7:03 am
Thu March 14, 2013

Tender Portraits Of Worn-Down Women In 'This Close'

promo image
iStockphoto.com

Originally published on Mon March 18, 2013 2:43 pm

Jessica Francis Kane drew considerable attention for her artful historic novel, The Report, which explored the repercussions of a tragic incident in March 1943, when 173 people died while rushing into the Bethnal Green tube station for shelter during an air raid. Her portraits of wartime Londoners were psychologically acute and rich in evocative detail. She applies that same skill to her second collection, This Close, populated by 21st century Americans adrift in an increasingly complicated world.

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Business
6:31 am
Thu March 14, 2013

'Veronica Mars' Fans Set A Kickstarter Record

Originally published on Thu March 14, 2013 9:34 am

Transcript

STEVE INSKEEP, HOST:

And today's last word in business is: Life on Mars.

The TV show "Veronica Mars" starred Kristen Bell as a teenage detective. Critics loved it. It gained a lot of devoted fans, but the show was canceled in 2007 after three seasons.

RENEE MONTAGNE, HOST:

Yesterday, the show's creator took to Kickstarter to raise money to make a movie version of the show. And in less than 12 hours, those devoted fans pledged more than $2 million, smashing the site's records along the way.

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SXSW: Live From Austin
6:13 am
Thu March 14, 2013

Alt-J, Live In Concert: SXSW 2013

Alt-J lead vocalist Joe Newman gives his unique voice a break during the band's show at NPR Music's SXSW showcase at Stubb's in Austin.
Adam Kissick for NPR

Originally published on Tue April 2, 2013 10:02 pm

  • Alt-J Recorded Live At Stubb's

Alt-J's Joe Newman has a funny way of singing — especially for the uninitiated, it can seem cartoonish or, worse, affected. He bends his high, twisty voice in strange ways, wrapping it around inventive arrangements that burble and boom and otherwise ramp up a sense of unease. The easiest way to embrace Alt-J's idiosyncratic charm is to witness the band live; to hear how often Newman sings quietly and subtly, and to get a fuller feel for the prettiness at the core of Alt-J's songs.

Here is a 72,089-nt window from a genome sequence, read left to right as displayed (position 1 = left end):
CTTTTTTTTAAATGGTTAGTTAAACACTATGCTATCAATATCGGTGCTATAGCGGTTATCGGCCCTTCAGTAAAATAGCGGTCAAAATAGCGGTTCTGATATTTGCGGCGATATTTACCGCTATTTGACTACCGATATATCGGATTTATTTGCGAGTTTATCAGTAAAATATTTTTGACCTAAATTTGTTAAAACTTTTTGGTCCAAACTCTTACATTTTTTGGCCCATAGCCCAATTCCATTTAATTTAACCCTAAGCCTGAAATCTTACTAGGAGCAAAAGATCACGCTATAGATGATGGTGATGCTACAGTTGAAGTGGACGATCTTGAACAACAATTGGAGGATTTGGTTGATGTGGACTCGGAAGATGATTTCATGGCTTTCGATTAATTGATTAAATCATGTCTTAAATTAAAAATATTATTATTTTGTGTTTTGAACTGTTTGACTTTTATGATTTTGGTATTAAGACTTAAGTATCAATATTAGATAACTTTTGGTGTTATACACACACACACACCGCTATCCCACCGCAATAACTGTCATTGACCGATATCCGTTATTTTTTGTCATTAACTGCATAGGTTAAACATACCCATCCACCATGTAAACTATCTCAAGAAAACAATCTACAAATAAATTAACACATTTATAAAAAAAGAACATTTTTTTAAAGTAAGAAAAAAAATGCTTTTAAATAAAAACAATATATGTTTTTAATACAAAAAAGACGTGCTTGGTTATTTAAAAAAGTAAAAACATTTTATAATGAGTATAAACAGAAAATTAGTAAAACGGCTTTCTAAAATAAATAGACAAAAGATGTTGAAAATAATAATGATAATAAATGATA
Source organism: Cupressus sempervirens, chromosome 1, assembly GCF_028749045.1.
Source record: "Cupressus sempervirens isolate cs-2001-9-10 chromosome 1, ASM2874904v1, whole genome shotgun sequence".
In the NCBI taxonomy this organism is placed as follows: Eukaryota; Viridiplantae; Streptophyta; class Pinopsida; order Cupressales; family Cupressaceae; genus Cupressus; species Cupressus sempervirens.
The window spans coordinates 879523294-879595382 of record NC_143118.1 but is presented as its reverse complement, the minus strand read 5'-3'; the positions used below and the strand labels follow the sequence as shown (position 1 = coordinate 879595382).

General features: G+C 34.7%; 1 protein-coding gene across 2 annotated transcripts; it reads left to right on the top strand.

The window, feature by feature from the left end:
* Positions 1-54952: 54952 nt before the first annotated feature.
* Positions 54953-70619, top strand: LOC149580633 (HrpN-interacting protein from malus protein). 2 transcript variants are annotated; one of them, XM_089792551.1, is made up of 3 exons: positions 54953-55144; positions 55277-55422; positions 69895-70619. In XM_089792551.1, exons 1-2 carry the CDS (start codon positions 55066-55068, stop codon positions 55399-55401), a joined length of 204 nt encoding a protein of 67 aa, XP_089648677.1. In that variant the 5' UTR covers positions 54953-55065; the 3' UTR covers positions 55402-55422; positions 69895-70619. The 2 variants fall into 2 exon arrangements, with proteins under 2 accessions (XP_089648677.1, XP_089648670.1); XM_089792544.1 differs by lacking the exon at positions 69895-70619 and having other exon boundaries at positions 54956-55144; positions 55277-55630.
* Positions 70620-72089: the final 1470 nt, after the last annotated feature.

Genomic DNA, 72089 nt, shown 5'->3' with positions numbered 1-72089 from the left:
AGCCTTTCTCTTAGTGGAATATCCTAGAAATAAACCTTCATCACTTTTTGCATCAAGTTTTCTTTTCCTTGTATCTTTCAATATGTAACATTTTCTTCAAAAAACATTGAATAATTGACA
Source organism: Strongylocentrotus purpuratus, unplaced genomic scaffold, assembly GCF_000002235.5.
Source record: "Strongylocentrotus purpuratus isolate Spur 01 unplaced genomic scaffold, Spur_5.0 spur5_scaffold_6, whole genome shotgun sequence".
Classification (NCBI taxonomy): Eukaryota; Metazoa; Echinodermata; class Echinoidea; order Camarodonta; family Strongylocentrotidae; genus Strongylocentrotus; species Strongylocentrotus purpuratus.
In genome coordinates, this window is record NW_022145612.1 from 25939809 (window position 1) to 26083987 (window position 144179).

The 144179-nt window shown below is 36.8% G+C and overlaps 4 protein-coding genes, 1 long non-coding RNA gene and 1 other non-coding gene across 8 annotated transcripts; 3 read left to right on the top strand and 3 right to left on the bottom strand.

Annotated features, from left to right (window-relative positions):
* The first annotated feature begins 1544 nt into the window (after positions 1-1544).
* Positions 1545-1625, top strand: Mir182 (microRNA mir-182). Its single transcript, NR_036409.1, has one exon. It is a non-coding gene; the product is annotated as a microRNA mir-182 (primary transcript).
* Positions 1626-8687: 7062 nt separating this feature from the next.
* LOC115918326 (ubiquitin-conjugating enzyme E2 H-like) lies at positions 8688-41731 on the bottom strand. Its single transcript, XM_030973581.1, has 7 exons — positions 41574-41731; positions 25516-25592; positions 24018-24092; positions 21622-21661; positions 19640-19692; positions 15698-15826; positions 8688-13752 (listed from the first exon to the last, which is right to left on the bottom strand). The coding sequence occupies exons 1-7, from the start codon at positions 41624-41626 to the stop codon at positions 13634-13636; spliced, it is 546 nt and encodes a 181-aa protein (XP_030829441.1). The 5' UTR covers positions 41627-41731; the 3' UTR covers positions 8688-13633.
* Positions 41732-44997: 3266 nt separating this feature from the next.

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Strange News
5:48 am
Thu March 14, 2013

British Man Learns Downside To Internet Fame

Originally published on Thu March 14, 2013 9:34 am

Transcript

STEVE INSKEEP, HOST:

Good morning. I'm Steve Inskeep. A British man is learning the downside to Internet fame. The 62-year-old had been on sick leave from work due to stress for months, which is why his employer was surprised to see him wrestling a shark on an Australian beach in a video that went viral. He's seen dragging the six-foot animal away from shore.

The charity he worked for fired him, although in his defense, the man said the doctor had advised him to take a vacation. It's MORNING EDITION. Transcript provided by NPR, Copyright NPR.

The Papal Succession
5:26 am
Thu March 14, 2013

Argentina Reacts To Pope Francis

Originally published on Fri March 15, 2013 7:23 am

Transcript

RENEE MONTAGNE, HOST:

And for more perspective on what this means in Argentina, we reached the correspondent for Reuters, Hugh Bronstein, in Buenos Aires. Good morning.

HUGH BRONSTEIN: Good morning.

MONTAGNE: So this was pretty unexpected generally. What was the reaction like there in Argentina?

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Remembrances
5:26 am
Thu March 14, 2013

Pakistani Advocate For The Poor Slain By Gunmen

Originally published on Thu March 14, 2013 9:34 am

Transcript

STEVE INSKEEP, HOST:

Gunmen killed a woman in Pakistan yesterday. The news stories about this were formulaic for Pakistan, she was killed in a customary manner by assassins on motorcycles who rolled away with impunity. What's remarkable is the way she lived. Parveen Rehman came from Karachi, one of the world's largest cities. She helped thousands of poor people obtain basic services.

When I first met her in 2008, she told me she studied to become an architect, but doubted the value of the upscale buildings she learned to design.

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Business
5:26 am
Thu March 14, 2013

GM's Archive Offers Glimpse Of Its Past And Future

Cars at the GM Heritage Center in Sterling Heights, Mich., include a 1951 Le Sabre concept, at left.
General Motors

Originally published on Thu March 14, 2013 1:12 pm

Transcript

RENEE MONTAGNE, HOST:

Let's consider a company, now, that's had lots of ups and downs - General Motors. Most of GM's history is in the form of cars, and that history is housed in a nondescript warehouse in a suburb of Detroit. It's called the GM Heritage Center. Not open to the public, it's an automotive archive.

NPR's Sonari Glinton got a tour.

SONARI GLINTON, BYLINE: There's probably no better job for a car nut than to be in charge of a vast auto archive for one of the biggest and oldest car companies.

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Politics
5:26 am
Thu March 14, 2013

Controversies Over CPAC Reflect GOP's Woes

Originally published on Thu March 14, 2013 9:34 am

Transcript

STEVE INSKEEP, HOST:

It's MORNING EDITION from NPR News. I'm Steve Inskeep.

RENEE MONTAGNE, HOST:

And I'm Renee Montagne.

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The Papal Succession
5:26 am
Thu March 14, 2013

The Life And Career Of Pope Francis

Originally published on Thu March 14, 2013 9:34 am

Newly minted Pope Francis, as archbishop of Buenos Aires, was known for his humility, for standing with the poor, and for his staunch conservatism on church teachings. With no experience in Vatican administration, the strength of this first Jesuit pope is thought to be his intellectual vigor and his pastoral skills.